Ukrainian President Petro Poroshenko is due to sign a long-awaited association agreement with the European Union on Friday.
It was the decision by Ukraine’s former leader Viktor Yanukovych to renounce a deal last year and turn to Russia that triggered the revolution leading to today’s conflict in the east.
The economic part of the accord due to be signed in Brussels aims to establish a free-trade area.
Greeted by supporters earlier in Strasbourg, Poroshenko said:
“I am sure that today during my first visit to the Parliamentary assembly of the Council of Europe and tomorrow in Brussels, where we will finally sign the association agreement, we will get a new thrust for reforms and we will witness the ‘Europeanisation’ of Ukraine. I am sure that it will be an historical day for us, Ukrainians, and for the whole world.”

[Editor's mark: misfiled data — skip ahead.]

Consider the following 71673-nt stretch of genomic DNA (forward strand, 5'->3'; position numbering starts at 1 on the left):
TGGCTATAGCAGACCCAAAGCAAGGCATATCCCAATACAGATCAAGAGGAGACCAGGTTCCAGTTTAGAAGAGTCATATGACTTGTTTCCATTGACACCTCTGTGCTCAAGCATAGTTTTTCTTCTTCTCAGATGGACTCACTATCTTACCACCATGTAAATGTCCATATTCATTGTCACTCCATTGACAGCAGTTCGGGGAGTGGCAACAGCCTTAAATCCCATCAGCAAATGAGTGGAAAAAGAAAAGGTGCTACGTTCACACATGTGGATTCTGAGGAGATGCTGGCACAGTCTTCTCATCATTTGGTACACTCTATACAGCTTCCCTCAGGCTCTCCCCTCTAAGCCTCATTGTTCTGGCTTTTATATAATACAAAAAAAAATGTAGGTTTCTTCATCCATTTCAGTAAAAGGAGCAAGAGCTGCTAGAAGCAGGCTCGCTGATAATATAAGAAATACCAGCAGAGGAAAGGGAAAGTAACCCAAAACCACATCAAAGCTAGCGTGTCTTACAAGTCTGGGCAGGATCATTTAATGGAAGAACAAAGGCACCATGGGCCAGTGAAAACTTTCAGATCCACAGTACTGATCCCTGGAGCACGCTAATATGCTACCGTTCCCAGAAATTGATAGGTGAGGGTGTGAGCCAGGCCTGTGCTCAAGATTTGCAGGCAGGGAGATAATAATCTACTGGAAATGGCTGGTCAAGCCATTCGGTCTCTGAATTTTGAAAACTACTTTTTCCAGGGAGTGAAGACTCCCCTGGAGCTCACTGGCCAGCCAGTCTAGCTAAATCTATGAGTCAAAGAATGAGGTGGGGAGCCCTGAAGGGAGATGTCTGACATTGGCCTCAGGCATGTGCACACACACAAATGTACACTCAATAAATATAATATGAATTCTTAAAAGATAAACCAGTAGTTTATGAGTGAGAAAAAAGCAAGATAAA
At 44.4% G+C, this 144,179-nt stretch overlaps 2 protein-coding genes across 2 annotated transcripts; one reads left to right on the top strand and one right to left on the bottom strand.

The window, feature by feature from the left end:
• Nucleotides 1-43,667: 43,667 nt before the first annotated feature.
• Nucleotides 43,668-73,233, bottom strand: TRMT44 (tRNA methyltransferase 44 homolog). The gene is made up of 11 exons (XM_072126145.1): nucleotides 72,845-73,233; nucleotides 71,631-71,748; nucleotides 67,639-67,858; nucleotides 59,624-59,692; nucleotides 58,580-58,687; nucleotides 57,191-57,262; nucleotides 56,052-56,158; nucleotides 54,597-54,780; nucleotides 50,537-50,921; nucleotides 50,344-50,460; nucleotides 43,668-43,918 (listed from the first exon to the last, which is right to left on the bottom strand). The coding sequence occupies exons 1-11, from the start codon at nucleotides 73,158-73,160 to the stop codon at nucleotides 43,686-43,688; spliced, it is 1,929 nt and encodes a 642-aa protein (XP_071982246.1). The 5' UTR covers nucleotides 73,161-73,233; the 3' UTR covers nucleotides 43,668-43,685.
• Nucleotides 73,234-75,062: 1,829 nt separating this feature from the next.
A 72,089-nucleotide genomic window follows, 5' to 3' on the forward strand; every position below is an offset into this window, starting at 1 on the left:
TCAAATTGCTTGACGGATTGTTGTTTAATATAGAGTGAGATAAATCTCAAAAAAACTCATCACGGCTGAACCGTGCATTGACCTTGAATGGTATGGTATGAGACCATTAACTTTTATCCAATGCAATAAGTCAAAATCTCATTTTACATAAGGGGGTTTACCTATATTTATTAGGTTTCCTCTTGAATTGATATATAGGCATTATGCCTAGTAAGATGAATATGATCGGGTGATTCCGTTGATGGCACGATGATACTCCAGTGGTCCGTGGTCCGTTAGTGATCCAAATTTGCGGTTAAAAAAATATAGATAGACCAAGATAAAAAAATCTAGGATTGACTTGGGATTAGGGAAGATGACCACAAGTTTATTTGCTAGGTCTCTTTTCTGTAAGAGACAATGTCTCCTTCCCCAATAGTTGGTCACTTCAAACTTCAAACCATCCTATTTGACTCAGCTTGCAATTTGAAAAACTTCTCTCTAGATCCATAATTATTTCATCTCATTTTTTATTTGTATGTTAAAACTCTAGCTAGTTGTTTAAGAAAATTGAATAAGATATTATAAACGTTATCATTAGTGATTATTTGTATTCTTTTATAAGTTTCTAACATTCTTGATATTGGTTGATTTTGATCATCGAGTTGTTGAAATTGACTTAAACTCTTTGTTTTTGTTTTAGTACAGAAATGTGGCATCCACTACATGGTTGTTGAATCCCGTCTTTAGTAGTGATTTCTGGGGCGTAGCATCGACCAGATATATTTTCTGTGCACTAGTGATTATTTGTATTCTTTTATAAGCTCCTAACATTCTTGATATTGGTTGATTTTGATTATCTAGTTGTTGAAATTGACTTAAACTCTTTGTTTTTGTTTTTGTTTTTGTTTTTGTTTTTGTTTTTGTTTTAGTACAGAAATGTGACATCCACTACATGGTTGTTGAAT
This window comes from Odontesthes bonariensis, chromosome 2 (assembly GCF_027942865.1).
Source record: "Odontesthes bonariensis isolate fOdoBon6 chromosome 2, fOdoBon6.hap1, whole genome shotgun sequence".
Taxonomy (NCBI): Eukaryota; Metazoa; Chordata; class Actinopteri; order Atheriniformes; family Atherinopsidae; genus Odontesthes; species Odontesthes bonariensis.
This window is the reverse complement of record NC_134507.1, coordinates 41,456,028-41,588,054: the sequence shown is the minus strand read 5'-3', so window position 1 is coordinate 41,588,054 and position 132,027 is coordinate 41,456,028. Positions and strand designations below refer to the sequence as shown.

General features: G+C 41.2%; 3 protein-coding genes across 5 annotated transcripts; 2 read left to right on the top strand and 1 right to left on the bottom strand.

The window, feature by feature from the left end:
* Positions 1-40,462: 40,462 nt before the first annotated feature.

Moscow has vowed to take “protective measures” if the deals the EU is to sign with Ukraine, Georgia and Moldova harm the Russian economy.
One advisor to President Putin has warned the agreement will spell “economic suicide” for Ukraine.
Three-way talks between Russia, Ukraine and the EU on how the accord is implemented will begin in July.
Moscow’s ambassador to the EU Vladimir Chizhov said to euronews that the accord would alter Russia’s relations with its neighbour.
“If Ukraine goes into association with the EU, then we will be obliged to switch to normal non-preferential regime of MFN – ‘Much Favoured Nation’ – which is normal for trade relations between most countries of the world, but Ukraine will no longer be able to count on preferential treatment,” he said.
Chizhov added that Moscow had no hidden political agenda, and that the issue was purely economic.
In Brussels, Ukraine’s President Poroshenko will also brief EU leaders on the current state of the conflict.
Germany’s Angela Merkel says his report may determine whether more sanctions are imposed on Russia, to force it to quell pro-Russian separatists in the eastern Ukraine.
The Ukrainian leader outlined his peace plan in Strasbourg – and criticised Russia’s support for it as inadequate.